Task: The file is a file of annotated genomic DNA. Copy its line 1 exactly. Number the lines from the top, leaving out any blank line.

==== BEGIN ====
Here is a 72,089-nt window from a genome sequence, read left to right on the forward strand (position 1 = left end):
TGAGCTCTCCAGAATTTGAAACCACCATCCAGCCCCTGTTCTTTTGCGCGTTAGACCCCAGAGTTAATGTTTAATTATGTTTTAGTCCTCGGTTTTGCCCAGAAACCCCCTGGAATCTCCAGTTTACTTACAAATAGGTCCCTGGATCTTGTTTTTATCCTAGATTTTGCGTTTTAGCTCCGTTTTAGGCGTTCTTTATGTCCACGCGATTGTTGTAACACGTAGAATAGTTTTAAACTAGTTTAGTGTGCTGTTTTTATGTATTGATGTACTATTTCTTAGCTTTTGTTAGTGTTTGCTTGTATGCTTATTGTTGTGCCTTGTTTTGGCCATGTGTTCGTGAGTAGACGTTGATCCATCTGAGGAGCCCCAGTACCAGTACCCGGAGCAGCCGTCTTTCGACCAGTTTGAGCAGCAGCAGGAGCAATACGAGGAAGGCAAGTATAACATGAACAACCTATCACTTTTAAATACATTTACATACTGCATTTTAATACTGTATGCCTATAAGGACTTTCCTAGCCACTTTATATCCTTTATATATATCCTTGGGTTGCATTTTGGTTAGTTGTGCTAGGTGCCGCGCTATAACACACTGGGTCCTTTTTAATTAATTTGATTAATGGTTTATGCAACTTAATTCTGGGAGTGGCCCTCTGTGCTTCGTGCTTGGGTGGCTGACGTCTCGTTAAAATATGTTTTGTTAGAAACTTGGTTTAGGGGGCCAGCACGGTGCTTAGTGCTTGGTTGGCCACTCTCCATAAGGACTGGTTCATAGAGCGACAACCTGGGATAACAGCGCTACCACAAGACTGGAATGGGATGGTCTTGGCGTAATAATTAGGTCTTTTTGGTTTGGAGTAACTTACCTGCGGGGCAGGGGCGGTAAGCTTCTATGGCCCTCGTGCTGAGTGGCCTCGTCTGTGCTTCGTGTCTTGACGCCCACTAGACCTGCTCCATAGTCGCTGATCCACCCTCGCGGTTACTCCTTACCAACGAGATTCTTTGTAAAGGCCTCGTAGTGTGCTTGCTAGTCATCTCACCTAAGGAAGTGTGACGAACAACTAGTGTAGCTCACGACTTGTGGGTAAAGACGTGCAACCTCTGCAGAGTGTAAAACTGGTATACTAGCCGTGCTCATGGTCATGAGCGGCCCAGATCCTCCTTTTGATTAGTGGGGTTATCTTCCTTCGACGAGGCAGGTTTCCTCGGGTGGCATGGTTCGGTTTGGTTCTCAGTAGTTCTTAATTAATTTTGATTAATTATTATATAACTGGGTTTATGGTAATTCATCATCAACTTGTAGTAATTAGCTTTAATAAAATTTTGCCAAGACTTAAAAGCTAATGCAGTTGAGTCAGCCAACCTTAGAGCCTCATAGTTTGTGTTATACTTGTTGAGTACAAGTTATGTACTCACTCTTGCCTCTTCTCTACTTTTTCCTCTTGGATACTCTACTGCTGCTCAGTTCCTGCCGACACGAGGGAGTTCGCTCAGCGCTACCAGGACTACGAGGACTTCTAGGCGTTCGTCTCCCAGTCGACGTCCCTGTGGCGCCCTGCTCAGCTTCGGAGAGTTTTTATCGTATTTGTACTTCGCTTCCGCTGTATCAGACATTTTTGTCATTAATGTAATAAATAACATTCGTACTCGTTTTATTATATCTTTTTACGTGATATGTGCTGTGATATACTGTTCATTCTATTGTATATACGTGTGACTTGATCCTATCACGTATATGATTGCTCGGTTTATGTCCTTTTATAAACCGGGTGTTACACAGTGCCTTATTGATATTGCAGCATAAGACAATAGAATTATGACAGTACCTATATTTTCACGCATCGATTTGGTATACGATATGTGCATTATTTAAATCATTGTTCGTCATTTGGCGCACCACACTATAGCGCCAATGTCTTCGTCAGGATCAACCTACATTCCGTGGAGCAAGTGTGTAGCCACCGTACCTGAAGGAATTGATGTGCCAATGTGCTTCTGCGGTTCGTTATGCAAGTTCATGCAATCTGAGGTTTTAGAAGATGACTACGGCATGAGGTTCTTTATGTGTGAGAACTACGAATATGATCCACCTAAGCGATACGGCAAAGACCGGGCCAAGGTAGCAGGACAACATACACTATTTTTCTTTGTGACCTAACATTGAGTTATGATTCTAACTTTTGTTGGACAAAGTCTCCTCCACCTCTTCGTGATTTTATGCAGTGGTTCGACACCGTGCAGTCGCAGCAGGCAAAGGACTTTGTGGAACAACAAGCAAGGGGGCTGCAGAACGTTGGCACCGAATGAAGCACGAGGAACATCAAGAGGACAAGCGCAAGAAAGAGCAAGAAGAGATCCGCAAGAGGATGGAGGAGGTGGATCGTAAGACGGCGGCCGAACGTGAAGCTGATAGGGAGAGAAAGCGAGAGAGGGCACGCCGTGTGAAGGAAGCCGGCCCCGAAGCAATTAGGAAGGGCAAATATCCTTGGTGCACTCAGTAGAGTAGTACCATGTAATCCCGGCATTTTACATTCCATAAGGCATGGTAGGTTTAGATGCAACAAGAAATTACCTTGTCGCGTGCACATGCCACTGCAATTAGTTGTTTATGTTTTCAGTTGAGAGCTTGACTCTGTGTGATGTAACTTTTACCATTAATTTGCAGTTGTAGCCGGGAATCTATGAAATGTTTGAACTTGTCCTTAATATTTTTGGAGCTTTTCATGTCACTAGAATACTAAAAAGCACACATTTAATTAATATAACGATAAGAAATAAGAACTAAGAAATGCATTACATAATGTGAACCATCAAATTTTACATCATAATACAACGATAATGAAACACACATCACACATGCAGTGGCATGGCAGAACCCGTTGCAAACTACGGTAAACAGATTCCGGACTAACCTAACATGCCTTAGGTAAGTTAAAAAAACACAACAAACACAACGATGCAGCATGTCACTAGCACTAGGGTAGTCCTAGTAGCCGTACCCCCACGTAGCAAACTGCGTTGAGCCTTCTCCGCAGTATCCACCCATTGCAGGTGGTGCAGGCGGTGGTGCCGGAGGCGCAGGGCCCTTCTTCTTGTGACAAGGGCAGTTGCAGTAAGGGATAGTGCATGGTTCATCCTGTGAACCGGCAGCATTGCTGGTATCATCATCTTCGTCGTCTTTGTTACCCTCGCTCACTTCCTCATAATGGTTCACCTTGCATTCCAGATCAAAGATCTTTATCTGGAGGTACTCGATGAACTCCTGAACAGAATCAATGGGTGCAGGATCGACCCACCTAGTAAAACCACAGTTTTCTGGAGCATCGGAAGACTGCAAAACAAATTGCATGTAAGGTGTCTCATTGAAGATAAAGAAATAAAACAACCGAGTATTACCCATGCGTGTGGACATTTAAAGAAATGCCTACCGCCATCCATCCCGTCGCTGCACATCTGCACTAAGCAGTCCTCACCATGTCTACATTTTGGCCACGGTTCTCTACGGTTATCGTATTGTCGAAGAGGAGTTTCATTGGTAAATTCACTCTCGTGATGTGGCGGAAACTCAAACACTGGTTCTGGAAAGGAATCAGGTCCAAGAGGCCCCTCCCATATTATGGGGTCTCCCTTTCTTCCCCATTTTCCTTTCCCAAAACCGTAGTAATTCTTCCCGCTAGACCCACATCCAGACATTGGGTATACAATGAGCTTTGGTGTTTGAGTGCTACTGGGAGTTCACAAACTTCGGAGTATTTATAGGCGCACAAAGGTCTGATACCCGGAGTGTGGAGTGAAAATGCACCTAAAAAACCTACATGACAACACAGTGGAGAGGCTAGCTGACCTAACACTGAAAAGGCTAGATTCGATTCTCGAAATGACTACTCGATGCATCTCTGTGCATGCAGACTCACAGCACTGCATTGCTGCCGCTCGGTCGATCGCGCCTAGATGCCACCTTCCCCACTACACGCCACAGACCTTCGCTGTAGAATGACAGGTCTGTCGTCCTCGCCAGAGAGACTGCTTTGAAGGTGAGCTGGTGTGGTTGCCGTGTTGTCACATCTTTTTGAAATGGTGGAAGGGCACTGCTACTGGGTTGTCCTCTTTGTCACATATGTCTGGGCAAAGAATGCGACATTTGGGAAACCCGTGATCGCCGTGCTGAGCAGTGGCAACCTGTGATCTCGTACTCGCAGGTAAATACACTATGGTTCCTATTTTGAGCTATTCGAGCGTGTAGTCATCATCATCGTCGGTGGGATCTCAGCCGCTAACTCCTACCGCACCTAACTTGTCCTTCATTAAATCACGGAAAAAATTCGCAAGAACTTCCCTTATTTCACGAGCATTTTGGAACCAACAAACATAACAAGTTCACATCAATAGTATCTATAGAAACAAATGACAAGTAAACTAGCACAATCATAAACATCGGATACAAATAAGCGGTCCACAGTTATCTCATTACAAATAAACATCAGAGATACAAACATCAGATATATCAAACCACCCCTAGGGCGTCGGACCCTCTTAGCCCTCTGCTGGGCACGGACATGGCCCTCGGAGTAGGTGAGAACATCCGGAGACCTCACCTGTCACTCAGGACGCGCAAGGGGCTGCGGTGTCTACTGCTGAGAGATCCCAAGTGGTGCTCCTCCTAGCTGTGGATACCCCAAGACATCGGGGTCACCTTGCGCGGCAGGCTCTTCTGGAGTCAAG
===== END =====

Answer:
Here is a 72,089-nt window from a genome sequence, read left to right on the forward strand (position 1 = left end):